Sherrod Brown seeking conservation money for Ohio

Funding would be used to fight harmful algal blooms
Tom Jackson
Aug 10, 2014

U.S. Sen. Sherrod Brown, D-Ohio, hopes a provision he put in the latest farm bill will help Ohio obtain millions of dollars of additional conservation funds designed to help the state fight harmful algal blooms.

Brown is a member of the Senate Agriculture Committee and says he's the only Ohioan to sit on the panel in more than four decades.

He also was a member of the farm bill's conference committee — the select band of lawmakers charged with hammering out the final version of the bill.

Brown says he helped create the Regional Conservation Partnership Program, which provides $1.2 billion over five years to provide for clean soil and water.

Ohio has joined two other states, Michigan and Indiana, in applying for $20 million to aid efforts to clean up Lake Erie, said Meghan Dubyak, a spokeswoman for Brown. Ohio would get about $13 million of that, she said. The application is called the The Western Lake Erie Basin Phosphorus Reduction Initiative.

It's not certain yet that Ohio will get the money, although it's hard to see how federal officials could turn Ohio down with offending common sense, particularly after Toledo's recent water emergency. 

Brown has made it clear he wants to see Ohio get the grant. He spoke this week to Tom Vilsack, the secretary of agriculture in President Obama's cabinet. 

While the proposal has advanced to serious consideration, the Department of Agriculture won't make a final decision on the tri-state application until later this year, Dubyak said. The Department of Agriculture, however, has designated the Great Lakes as one of eight "Critical Conservation Areas" around the country.

Dubyak said that if Ohio gets the money, it would be used to work with farmers and identify sources of the nutrients that feed algal blooms and to apply other conservation practices.

Farm officials want to take steps to reduce phosphorus going into the lake, so they would use the money for steps such as encouraging farmers to plant grass buffer strips, but they also are interested in new ideas, said Chris Coulon, public affairs specialist for the Columbus office of the Natural Resources Conservation Service, a Department of Agriculture agency.

"We're looking for innovation," Coulson said.

The Department of Agriculture also is interested in monitoring the results of conservation techniques, Coulon said. 

"We are trying to get down to what is working and what is not," Coulon said.



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The money will help but what we really need are laws and enforcement to to stop the pollution.

Blackberry Phale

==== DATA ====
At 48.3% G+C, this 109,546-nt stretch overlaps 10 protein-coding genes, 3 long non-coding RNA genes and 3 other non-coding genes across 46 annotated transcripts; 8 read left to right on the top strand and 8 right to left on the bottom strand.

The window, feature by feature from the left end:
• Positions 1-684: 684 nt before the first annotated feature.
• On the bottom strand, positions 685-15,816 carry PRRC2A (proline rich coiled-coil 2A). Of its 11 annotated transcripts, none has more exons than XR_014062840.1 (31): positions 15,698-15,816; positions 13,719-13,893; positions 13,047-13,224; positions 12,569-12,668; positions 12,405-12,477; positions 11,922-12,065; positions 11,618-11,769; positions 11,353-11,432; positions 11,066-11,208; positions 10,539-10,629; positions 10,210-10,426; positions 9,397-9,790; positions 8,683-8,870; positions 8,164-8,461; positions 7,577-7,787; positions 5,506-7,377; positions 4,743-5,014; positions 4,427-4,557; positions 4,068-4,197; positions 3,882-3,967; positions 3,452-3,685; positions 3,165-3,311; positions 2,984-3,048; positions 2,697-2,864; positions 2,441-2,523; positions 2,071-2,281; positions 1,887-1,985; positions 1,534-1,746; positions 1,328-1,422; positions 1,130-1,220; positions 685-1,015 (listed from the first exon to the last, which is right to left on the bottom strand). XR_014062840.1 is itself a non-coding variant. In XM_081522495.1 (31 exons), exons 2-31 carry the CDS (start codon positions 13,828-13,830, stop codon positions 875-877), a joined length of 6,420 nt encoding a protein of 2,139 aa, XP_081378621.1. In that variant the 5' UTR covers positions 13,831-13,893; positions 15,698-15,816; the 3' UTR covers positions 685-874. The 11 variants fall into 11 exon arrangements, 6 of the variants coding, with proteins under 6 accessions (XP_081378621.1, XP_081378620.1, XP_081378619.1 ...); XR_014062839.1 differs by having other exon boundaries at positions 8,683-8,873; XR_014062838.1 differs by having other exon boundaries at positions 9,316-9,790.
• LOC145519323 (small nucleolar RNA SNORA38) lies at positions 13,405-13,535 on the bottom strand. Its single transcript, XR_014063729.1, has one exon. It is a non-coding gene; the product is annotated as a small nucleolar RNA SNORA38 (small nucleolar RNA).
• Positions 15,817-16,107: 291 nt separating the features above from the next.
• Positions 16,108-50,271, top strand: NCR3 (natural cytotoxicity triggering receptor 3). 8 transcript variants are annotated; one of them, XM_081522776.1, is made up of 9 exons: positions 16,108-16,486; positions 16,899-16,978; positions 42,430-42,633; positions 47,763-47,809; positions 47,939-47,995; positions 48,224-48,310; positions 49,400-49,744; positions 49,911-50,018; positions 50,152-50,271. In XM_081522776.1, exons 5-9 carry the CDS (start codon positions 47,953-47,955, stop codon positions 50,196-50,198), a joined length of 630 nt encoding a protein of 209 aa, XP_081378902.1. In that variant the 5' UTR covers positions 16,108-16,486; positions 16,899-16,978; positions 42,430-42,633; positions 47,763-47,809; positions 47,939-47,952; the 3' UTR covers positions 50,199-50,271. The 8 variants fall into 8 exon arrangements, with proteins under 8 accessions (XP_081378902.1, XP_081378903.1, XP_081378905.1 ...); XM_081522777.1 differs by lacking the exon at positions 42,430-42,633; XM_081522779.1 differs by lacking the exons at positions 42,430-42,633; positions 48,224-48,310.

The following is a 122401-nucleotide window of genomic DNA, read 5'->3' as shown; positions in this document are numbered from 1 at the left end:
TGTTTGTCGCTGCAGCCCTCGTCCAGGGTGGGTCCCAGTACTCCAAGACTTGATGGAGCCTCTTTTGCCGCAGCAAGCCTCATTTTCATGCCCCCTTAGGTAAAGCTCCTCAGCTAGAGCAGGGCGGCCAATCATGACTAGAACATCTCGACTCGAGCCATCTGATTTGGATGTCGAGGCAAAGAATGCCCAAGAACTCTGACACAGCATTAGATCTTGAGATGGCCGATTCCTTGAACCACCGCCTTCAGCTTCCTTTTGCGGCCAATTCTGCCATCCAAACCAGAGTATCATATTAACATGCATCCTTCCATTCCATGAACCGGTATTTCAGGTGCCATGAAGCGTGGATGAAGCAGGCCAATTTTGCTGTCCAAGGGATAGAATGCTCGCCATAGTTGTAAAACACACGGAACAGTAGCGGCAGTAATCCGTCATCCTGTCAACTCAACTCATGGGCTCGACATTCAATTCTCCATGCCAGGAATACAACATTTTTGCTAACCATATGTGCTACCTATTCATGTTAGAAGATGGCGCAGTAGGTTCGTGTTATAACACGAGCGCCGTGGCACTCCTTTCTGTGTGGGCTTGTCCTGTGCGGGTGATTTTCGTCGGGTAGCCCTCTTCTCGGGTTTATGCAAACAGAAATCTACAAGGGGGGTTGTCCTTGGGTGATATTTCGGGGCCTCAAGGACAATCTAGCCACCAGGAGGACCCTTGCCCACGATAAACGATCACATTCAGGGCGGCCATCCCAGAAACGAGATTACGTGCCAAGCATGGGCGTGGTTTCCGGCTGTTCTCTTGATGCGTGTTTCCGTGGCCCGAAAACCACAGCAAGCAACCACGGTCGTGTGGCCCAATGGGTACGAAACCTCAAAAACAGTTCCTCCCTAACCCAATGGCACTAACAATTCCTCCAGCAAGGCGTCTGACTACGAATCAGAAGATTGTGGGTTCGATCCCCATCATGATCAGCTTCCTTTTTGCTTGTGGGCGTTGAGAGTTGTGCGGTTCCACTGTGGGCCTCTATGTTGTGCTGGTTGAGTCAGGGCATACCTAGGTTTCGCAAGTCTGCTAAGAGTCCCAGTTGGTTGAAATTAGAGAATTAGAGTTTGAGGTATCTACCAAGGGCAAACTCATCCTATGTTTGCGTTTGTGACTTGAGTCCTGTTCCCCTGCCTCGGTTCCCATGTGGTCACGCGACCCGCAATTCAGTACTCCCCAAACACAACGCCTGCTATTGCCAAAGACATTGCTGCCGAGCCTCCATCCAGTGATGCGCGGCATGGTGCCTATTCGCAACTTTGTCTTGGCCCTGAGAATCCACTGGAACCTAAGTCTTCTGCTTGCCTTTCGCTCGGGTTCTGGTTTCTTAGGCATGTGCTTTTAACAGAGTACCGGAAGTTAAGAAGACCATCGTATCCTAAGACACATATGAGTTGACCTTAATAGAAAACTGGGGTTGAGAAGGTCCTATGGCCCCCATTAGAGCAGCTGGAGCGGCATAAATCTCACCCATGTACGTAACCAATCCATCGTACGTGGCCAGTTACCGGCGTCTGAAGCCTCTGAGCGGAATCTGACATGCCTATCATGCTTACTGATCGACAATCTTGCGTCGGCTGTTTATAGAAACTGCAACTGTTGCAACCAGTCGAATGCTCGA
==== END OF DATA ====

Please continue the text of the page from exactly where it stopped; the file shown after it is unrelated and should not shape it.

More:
More laws, yeah good idea. What we need is more common sense.


Common sense says we should not pollute yet here we are. Conservatives love to hate the EPA and want you to believe laws and regulations are the problem, but they're just pimps for the greedy selfish people who are the problem. They pollute because the law permits it, and because the law is not enforced. They will not stop voluntarily; they must be stopped. We need to fix the law and we need to enforce it.

Really are you ...

From what was said earlier from previous algae bloom articles. Michigan has not fixed their sewage problems yet. Feeder streams to Lake Erie need to supply clean water. This problem needs to be corrected from every angle. Not just one corrective action will solve this problem. But it can be done. What was it? The Cuyahoga River that was so polluted it caught fire?

Really are you ...

And as for "We are looking for innovation, Coulson said." IMO that is a line of BS.


This is NOT a new problem, we've known that fertilizers cause issues, it's not pollution though. So WTF has anyone in DC including life politician socialist Sherrod done? Nothing! Yet they keep spending our money. Useless fu**s


There are cost-effective alternatives to those fertilizers that cause such a high level of phosphorous in run-off. In fact, one of them is made locally (in Milan, Ohio). Why not educate farmers as to alternatives rather than fight a losing battle by cleaning up the lake over and over and over again? Why not let farmers deal with the matter at hand rather than adding to their problems by extra plantings and/or taking away pieces of arable land?

Oh, wait: It might actually make sense and save money! God forbid Sherrod Brown of all Senators actually consider any such thing!


Some great points made here. Sadly you cant legislate morality . Raw sewage, big Agriculture, lawn fertilizers ...yeah. Now most get bad water. No matter what political stripe, all lose . Man is the only animal that dirties his own nest.